Elmley Castle is just about the only earthwork Castle in Worcestershire worth a visit. It is impressively situated on high ground above the village which shares its name and was once the site of a fairly large stone Castle.
The first Castle was constructed soon after 1086 by Robert d'Abitot. He died childless and the Castle passed to his brother setting a disturbing tendency for the Castle to pass through sidelines of the family. This son, Urso, had a son called Roger who was disinherited for slaying a Royal messenger and the Castle passed to Urso's daughter, Emmeline and thus to the de Beauchamp family who strengthened the Castle during the Anarchy. The de Beauchamps owned the Castle for a few decades and it was most likely them who built a stone Castle to the usual keep and curtain plan.
The de Beauchamps lost the Castle in 1269 via their heiress Isabel who married into the family of the Earl of Warwick. At that point Elmley was the most important Castle in Worcestershire, but the Earls had a much more comfortable and accessible Castle at Warwick and Elmley fell into decline.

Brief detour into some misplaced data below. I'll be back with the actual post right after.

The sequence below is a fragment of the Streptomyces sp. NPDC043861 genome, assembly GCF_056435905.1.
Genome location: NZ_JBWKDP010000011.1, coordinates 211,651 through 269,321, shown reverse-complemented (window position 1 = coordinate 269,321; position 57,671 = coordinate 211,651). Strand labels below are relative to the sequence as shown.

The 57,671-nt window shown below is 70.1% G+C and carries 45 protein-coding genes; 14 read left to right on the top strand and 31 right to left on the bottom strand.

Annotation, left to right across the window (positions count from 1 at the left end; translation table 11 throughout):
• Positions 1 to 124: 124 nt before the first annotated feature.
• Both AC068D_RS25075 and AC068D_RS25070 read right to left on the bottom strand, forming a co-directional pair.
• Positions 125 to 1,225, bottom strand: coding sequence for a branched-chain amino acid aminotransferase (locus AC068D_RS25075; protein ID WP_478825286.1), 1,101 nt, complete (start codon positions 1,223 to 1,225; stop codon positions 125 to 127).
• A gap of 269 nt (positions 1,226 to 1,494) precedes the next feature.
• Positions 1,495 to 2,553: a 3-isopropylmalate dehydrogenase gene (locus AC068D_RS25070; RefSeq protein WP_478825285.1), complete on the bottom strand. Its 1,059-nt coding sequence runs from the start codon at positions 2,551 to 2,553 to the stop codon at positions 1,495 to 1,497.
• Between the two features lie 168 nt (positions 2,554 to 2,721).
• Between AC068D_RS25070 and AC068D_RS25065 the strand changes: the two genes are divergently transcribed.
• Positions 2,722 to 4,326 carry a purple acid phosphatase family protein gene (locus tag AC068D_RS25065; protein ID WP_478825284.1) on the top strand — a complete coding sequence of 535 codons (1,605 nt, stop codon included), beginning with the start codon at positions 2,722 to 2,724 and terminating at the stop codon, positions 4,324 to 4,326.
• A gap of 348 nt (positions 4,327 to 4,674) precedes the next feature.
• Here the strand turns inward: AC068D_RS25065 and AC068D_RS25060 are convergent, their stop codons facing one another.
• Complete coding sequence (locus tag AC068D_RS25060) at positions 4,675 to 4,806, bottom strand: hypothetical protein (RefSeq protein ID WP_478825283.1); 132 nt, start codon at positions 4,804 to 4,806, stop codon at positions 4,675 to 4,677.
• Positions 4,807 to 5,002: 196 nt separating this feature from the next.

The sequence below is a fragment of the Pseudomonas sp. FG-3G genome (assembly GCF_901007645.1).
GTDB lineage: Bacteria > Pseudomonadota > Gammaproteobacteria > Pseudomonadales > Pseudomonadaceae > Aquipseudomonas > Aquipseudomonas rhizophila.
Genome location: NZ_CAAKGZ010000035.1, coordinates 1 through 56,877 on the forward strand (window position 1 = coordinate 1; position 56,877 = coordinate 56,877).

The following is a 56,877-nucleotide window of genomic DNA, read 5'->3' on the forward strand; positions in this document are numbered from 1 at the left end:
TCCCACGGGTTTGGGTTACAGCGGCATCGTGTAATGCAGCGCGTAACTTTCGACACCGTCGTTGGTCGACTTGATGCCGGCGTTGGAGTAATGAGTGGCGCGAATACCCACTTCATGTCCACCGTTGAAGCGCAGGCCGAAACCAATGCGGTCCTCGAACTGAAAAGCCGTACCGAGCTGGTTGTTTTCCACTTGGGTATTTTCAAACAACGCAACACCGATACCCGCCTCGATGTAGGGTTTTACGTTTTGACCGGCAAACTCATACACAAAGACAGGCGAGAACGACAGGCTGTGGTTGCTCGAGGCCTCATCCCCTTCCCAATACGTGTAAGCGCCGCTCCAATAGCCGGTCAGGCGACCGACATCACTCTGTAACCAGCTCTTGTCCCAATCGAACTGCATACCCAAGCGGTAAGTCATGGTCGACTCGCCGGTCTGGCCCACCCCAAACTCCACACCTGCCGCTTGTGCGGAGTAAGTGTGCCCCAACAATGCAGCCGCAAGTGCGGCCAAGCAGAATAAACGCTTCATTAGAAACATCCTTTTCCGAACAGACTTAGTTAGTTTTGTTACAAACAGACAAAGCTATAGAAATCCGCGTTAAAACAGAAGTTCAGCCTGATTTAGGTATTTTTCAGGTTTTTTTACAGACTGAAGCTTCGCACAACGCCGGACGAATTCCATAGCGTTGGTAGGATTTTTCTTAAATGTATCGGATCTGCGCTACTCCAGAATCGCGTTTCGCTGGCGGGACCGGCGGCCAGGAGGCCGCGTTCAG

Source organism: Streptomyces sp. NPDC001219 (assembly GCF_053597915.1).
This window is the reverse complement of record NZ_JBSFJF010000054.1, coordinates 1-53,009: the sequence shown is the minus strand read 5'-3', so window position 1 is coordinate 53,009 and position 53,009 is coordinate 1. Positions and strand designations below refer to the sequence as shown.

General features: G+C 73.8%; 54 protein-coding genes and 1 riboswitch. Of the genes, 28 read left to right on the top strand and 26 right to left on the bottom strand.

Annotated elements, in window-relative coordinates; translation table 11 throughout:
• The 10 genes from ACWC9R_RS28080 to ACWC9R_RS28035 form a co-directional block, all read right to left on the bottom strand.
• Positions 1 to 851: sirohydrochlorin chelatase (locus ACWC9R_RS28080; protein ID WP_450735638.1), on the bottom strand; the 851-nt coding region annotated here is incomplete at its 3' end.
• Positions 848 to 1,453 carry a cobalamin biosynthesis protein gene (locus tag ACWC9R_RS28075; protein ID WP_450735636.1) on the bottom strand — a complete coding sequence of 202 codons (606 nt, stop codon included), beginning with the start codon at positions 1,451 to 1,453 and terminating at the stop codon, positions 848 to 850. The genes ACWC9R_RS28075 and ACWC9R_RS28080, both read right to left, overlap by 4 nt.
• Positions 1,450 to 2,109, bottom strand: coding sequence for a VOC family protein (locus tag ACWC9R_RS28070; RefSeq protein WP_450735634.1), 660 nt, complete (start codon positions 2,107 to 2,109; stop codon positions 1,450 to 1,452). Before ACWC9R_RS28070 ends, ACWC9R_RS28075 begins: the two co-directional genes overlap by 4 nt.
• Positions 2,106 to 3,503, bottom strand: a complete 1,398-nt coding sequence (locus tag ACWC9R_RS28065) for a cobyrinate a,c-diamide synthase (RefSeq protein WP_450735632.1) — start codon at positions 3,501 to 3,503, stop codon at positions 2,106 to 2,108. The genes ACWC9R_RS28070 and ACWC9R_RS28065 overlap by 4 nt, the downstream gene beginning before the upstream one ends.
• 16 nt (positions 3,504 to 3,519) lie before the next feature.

In 1540 one report states that the Castle is "uncovered and in decay" and Leland in the same year describes only one tower left standing.
The Castle is built in one corner of an Iron Age Hill Fort and the combination of earthworks is quite impressive and both stand on high ground with some superb views. The Castle is on public land.
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